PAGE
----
Red huckleberry sauce on salmon, shrimp, and crab, red huckleberry stuffed halibut rolls, in spring rolls, in salads, dipping sauce for sushi.
My dad slows Huckleberry, his bright red side-by-side four-wheeler, to a stop alongside the dirt road. I climb out of the passenger seat. Oscar, my border collie, jumps out behind me. I grab my backpack and buckets and hang one bucket around my neck. The other I stuff into my backpack. Before me is a hillside of fallen logs, stumps and bushes. Bright red huckleberry bushes dot the hillside. It’s fall and time to pick red huckleberries for making jams and jellies and to store for winter.
From the road, you train your eyes to spot the difference between a blueberry and a red huckleberry bush, which is why it’s easier in the late summer and early fall when the leaves turn redder. In summer, the green leaves are slightly smaller than blueberry’s and there’re more leaves on the bushes. To find red huckleberries, look near stump patches, as they grow in places where trees have fallen. Red huckleberries are also found at the edges of muskegs tucked beneath a hemlock or spruce.
Red huckleberry jelly and jam, red huckleberry/spruce tip jelly and red huckleberry/blueberry jam.
I wear a ball cap, rain pants and a raincoat because yesterday it poured and the bushes are soaked. My dad heads toward the bushes beside the small parking area. He’ll pick the lower bushes. I cross the road and step across the ditch onto the hill. I steady myself and grab onto a small tree branch and climb.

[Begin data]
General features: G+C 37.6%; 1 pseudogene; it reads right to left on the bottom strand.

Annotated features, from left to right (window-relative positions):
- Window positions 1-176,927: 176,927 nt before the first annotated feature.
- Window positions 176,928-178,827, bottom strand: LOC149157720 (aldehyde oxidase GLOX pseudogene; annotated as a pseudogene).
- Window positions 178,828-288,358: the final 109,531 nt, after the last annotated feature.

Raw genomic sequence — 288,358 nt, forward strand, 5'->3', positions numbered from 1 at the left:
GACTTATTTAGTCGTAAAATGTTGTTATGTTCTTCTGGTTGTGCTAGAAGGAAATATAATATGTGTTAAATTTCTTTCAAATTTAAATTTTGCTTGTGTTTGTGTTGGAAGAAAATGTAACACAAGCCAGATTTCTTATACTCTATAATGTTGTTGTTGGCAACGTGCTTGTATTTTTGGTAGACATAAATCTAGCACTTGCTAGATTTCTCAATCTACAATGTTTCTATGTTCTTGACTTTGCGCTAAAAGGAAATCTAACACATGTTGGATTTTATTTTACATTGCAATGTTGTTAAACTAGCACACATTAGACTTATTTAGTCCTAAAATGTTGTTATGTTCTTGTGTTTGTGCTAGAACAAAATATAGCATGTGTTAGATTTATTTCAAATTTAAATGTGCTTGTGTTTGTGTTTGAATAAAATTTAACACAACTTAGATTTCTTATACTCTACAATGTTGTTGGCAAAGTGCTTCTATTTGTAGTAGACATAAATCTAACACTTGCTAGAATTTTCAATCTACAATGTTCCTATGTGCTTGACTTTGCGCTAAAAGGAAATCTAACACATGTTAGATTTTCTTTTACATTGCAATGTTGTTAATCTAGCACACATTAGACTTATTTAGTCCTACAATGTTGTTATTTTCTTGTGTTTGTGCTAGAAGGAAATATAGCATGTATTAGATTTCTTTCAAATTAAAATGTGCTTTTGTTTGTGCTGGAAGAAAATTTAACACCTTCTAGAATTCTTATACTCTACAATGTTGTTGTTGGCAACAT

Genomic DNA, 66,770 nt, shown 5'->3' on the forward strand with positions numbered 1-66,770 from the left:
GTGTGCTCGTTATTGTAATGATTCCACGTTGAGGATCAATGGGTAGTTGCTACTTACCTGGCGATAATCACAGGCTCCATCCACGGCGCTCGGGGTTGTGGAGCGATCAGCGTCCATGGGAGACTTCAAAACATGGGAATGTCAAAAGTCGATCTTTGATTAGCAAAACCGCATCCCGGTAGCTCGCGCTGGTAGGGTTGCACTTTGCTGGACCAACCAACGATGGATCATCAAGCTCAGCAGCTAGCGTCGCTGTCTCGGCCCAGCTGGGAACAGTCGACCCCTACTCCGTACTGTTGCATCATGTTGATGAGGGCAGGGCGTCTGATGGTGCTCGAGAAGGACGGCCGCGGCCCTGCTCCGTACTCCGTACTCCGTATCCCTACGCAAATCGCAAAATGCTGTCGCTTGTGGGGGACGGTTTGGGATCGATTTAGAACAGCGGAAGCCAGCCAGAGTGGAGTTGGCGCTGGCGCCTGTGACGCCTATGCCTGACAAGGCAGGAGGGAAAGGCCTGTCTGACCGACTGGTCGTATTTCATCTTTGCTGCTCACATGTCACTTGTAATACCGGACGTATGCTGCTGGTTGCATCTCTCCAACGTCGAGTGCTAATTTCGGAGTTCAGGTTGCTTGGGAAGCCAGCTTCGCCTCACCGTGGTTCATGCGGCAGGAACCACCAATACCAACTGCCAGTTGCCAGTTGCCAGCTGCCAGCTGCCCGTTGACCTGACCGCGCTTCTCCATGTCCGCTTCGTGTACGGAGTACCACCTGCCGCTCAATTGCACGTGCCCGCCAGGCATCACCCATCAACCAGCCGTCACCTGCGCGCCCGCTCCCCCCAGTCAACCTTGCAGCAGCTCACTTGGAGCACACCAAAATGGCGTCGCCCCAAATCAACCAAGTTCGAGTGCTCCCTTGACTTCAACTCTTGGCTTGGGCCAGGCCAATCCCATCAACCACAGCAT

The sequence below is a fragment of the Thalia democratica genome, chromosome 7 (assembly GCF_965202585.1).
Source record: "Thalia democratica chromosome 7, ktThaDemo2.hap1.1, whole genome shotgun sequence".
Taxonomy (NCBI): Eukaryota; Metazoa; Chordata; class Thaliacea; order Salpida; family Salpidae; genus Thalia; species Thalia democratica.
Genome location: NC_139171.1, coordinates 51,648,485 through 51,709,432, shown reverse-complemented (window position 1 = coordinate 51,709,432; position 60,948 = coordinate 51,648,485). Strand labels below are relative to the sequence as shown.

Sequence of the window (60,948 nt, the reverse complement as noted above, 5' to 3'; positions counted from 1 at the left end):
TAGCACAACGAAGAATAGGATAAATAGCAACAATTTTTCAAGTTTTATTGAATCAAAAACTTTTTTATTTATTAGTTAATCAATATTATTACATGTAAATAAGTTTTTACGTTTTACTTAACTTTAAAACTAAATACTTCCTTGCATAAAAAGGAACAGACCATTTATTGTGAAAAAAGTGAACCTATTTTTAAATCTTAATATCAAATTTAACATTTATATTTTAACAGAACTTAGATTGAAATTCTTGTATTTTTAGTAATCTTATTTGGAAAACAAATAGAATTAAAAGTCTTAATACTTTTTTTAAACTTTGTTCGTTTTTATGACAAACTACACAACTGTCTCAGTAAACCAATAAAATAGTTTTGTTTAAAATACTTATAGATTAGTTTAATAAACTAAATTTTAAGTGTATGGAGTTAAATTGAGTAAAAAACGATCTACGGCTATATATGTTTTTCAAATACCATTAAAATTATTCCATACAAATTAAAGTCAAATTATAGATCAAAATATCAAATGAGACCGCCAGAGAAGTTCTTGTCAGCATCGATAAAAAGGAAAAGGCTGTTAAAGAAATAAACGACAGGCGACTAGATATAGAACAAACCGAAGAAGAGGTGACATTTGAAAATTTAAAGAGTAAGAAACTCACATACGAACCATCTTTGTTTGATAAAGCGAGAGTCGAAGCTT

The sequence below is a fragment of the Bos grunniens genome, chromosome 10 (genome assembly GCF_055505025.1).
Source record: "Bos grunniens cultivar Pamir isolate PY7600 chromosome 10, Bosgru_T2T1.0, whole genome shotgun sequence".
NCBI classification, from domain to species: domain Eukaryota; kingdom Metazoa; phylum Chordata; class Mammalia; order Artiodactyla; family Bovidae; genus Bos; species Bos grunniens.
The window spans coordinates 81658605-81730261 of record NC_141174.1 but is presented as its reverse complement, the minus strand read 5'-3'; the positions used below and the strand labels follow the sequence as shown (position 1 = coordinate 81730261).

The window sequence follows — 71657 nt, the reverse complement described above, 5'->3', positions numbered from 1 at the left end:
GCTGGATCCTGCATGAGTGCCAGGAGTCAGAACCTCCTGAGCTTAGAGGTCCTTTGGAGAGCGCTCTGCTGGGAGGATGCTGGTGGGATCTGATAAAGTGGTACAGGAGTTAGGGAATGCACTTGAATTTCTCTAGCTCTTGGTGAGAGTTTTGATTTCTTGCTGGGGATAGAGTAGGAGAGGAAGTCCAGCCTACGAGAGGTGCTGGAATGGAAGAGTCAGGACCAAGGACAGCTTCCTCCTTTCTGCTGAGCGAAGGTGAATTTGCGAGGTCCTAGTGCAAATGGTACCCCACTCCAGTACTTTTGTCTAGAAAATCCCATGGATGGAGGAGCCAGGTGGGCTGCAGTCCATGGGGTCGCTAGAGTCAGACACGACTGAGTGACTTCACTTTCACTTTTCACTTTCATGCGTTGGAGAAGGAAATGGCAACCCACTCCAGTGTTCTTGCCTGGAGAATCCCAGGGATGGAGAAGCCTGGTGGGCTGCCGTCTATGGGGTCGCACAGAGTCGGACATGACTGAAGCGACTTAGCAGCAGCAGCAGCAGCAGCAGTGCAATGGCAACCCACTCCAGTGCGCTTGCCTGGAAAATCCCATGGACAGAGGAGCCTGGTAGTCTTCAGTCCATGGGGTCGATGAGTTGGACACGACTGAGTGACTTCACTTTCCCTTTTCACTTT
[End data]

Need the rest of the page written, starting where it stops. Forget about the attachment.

I stop at a bush about five feet high, thick with plump red berries. They look like red blueberries, but they’re Vaccinium parvifolium, red huckleberry. The Lingít word for red huckleberry, tleikatán, sounds like tl.ache.uh.tunk.
In Sealaska’s online Tlingit dictionary you’ll find the sentences: Tleikatánk kanat’á een yak’éi: Red huckleberries are good with blueberries. And Tleikatánk áwé kanat’áx xoo yéi nateech: Red huckleberries are always among blueberries. This is traditional knowledge — when scouting for blueberries you’ll discover an occasional patch of red huckleberries.
Red huckleberry muffins, bread, cobbler, buckle and red huckleberry pie.
I find my footing and pull a loaded branch toward me. Oscar sniffs the grass. I pick a few berries and plop them into the bucket, making a hollow sound. Somewhere behind me, a blue jay squawks. I sing to Oscar, to the birds and the berries, letting the creatures know I’m around. There’s something to sing about here in the bushes, surrounded by dripping berries and leaves, the repetitive motion of berries in your fingertips and plunking them into the bucket. I’d rather be in this moment than anywhere else. As my grandsons often say, “This is the best day of my life.”